Rediscovering San Pablo City at 75 | Inquirer News

Rediscovering San Pablo City at 75

/ 12:10 AM May 07, 2015

SAMPALOK, one of the seven lakes of San Pablo City in Laguna  CONTRIBUTED PHOTO

SAMPALOK, one of the seven lakes of San Pablo City in Laguna CONTRIBUTED PHOTO

San Pablo in Laguna province is the country’s only city endowed with seven natural lakes, five rivers, eight creeks and a majestic mystical mountain.

It is celebrating its cityhood today, 75 years after it was granted the status on May 7, 1940, rising from the ruins of a raging fire that decimated a once established affluent town in 1938 and before the Japanese Imperial Army set foot in the Philippines in 1942.


San Pablo struggled for survival amid the grueling punishment the country—a colony then of the United States—suffered under the Japanese forces. Homes, buildings, infrastructure and farmlands were destroyed.


Three years after the Japanese were driven away on April 3, 1945, Franklin Baker Co., the largest manufacturer and exporter of coconut products in Southeast Asia, rebuilt its San Pablo processing plant in 1947. The Southern Tagalog region and the city’s agriculture economy primarily driven by coconuts produced in backyards and plantations, supplied the raw material and labor of Franklin Baker, San Pablo Manufacturing Corp. and Pilipinas Ecofiber Corp.

The resurgence of world economies and the major shifts and changes in world trade in the last quarter of the 20th and early 21st centuries affected the profitability of coconut production.


The San Pableños’ ingenuity and creativity found ways to make the most out of the tree of life. All possible consumer-based products—coconut wine, coco-based soap and beauty-enhancing products, coco vinegar, virgin coconut oil, coco juice, “buko” (young coconut) pie, novelty products and many more—kept the industry alive.

Enterprising residents found lucrative business in jeepney manufacturing, taking advantage of the supply of cheap surplus engines from Japan. For more than a decade, San Pablo earned the monicker “Jeepney Capital of the Philippines” due to the volume of units produced by 30 manufacturers.

In 1992, during the term of Mayor Vicente Amante, concreting of the city’s 231-kilometer road network was completed. Farmers and agricultural workers benefited the most as it made easier for them the transport of their products from the farms to the market.

Construction of the City Public Market (San Pablo Shopping Mall) was completed in 1994.

Also from 1993 to 2006, 14 public high schools were strategically built in selected barangays. To address the need for higher education among low-income families, Dalubhasaan ng Lungsod ng San Pablo, was established in October 1997. In 2006, San Pablo Science High School was opened to poor students.

The San Pablo City General Hospital was put up in April 2010.

To spur investments, the First One Stop Processing Center in Asia was established. It houses all government offices concerned with the processing and issuance of business permits and licenses. Nearby, the City Governance Building was erected in 2001 and made fully functional in 2004.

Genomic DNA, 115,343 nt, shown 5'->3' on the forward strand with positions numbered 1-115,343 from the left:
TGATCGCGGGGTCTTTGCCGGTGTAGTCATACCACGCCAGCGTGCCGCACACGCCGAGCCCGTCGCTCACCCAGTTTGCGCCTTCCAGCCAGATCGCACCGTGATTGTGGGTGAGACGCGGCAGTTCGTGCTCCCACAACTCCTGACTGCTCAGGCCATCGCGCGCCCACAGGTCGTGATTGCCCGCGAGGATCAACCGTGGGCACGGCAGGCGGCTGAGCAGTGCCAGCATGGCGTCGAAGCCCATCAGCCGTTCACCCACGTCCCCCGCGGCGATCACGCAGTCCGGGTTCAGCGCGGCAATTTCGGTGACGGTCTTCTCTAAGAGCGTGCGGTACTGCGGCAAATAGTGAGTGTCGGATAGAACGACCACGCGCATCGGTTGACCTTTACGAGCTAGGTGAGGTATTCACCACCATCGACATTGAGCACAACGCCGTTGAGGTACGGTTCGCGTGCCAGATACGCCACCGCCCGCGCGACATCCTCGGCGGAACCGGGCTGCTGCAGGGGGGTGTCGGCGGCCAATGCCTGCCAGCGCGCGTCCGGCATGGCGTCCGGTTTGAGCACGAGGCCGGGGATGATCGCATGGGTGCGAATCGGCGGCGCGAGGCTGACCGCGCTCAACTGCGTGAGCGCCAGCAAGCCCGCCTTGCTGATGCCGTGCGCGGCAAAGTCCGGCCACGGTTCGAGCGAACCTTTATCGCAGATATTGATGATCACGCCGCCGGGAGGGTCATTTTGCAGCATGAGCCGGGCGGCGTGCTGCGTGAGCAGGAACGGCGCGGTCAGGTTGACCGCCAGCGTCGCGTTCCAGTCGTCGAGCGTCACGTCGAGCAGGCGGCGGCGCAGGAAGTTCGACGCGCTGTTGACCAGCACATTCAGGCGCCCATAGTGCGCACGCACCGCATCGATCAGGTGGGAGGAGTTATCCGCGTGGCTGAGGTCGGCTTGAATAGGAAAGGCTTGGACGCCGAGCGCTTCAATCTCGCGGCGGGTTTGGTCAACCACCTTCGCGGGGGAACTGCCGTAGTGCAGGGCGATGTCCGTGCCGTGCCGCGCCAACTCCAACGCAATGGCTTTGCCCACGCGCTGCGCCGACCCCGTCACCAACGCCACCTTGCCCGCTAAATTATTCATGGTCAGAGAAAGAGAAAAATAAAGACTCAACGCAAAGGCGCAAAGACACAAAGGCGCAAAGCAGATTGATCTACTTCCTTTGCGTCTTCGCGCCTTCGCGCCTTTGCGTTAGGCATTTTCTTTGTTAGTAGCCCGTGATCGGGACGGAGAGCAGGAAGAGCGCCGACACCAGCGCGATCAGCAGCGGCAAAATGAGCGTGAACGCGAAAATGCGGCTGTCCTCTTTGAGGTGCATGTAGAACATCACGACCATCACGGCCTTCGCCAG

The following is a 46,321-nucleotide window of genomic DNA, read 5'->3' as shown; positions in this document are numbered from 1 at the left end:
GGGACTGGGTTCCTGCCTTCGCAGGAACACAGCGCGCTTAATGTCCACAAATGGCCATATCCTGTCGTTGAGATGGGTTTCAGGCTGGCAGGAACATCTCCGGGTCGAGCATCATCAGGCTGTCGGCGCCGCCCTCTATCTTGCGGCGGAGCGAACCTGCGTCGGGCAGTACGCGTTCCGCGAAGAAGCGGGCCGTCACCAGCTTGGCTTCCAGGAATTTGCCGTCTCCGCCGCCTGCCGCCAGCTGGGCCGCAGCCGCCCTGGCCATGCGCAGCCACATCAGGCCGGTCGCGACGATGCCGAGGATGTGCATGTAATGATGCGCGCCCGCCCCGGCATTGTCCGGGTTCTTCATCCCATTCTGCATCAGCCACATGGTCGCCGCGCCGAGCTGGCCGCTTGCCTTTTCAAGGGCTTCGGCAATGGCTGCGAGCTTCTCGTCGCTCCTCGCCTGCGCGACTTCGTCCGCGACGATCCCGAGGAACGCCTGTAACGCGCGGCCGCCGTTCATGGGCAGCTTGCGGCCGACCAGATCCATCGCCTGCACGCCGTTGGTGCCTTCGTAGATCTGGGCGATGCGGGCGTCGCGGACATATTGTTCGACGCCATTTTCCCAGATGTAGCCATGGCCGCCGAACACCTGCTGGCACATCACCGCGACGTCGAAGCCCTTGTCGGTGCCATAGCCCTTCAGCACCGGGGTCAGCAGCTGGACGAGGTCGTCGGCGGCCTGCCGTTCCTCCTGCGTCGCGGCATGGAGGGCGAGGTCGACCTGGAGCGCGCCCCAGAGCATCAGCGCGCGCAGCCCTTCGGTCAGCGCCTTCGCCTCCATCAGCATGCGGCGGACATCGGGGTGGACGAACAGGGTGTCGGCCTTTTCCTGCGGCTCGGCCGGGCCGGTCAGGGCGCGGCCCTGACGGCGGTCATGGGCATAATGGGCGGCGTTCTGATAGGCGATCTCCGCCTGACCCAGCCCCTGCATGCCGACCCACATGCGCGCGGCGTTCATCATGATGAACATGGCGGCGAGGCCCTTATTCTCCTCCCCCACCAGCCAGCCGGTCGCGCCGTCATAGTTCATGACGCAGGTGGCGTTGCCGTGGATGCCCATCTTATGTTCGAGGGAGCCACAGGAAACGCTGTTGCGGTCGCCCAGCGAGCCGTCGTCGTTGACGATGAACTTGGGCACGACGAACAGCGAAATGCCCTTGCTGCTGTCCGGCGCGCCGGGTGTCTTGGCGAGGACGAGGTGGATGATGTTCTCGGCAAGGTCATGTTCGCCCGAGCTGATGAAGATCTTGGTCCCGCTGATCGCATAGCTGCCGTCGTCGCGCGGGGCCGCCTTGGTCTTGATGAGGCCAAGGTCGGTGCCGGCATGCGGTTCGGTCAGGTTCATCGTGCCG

Following strong income-generating signals in tourism development from the international community and the national government, San Pablo City held its first Coconut Festival (Cocofest) on Jan. 12, 1996, promoting the art, rich culture and coconut products the city has been well known for.

Street dancing highlights the yearly celebration with dancers dressed in colorful costumes laced with coconut-based ornaments. The Department of Tourism chose the Coconut Festival as Best Tourism Event for three consecutive years (2010 to 2012), earning the Hall of Famer title for the category.

The tourism culture fever prompted the Cultural Society of San Pablo, a private organization, to establish the San Pablo City Museum in cooperation with the city government. With the assistance of Fundacion Santiago, the “Museo” was formally opened to the public in July 2011. Local and foreign tourists who have visited the museum were awed by the richness of the city’s culture and history as evidenced by heirlooms, artifacts, documents and pictures.

Historical landmarks were restored along with moves to develop the ecotourism potential of the Seven Lakes—Sampalok, Pandin, Mohicap, Yambo, Palakpakin, Calibato and Bunot—and other equally promising natural resources. In 2012, the local government bagged the Best Tourism Oriented Local Government Unit award.

Under Mayor Loreto S. Amante, the Tourism Master Development Plan (TMDP) was recently approved after careful planning and consultations with the private sector and stakeholders, and with the active participation of the City History, Arts, Culture and Tourism Council, and the City History, Arts, Culture and Tourism Office. The TMDP details the total ecotourism development of the nature-blessed city with the seven lakes at the forefront.

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Amante envisions San Pablo as a progressive hub of economic activity and growth through sustainable tourism development and information technology, with emphasis on total human development.

TAGS: News, Regions, Tourism

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